When using IPP, mainly the three different functions used by users to measure timing of a computation or an application or a function in Intel® IPP are clock(), gettimeofday() and ippGetCpuClocks(). Details of each function are listed below and why you should be using ippGetCpuClocks() in your IPP applications instead of clock() or gettimeofday().
clock(): The granularity of clock() function is dependent on implementation by various compiler vendors. The C standard does not say anything about the granularity of clock() - a compiler can have it check time once a second and increment the variable by CLOCKS_PER_SEC. This means it is possible that, depending on different compiler implementation, you can get zero, CLOCKS_PER_SEC, CLOCKS_PER_SEC * 2 and so on, never getting any intermediate value. Don't use clock() if you need high granularity.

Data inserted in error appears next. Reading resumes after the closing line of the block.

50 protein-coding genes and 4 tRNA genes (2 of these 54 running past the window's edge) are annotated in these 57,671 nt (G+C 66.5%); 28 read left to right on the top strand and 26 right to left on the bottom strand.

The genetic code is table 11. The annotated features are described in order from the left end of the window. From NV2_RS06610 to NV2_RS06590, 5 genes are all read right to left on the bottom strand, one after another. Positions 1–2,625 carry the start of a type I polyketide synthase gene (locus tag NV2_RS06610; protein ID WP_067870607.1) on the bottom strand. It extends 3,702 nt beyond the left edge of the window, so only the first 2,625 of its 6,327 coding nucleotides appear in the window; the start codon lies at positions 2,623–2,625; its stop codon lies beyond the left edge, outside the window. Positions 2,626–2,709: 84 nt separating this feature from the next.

gettimeofday(): It returns time in milliseconds or the wall clock time. The precision of gettimeofday is also very bad, for example, for a 3 GHz machine that means precision == 3 million of cpu clocks only. If your application does only calculations, clock() and gettimeofday() would be fairly close. Any time, if the application starts waiting for something (for e.g: DISK I/O), clock() will lag behind compared to the gettimeofday(). clock() can also go faster than gettimeofday() if you have multiple threads running in the same process.
ippGetCpuClocks(): The IPP function ippGetCpuClocks() provides precision equals to 1 cpu clock. If you want to get the highest granularity or precision, we highly recommend you to use ippGetCpuClock(). This can be used even your program is parallel and runs on multiple cores - all TSC counters are synchronized and show the same clocks as like there is the only one counter in a system.
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Notice revision #20110804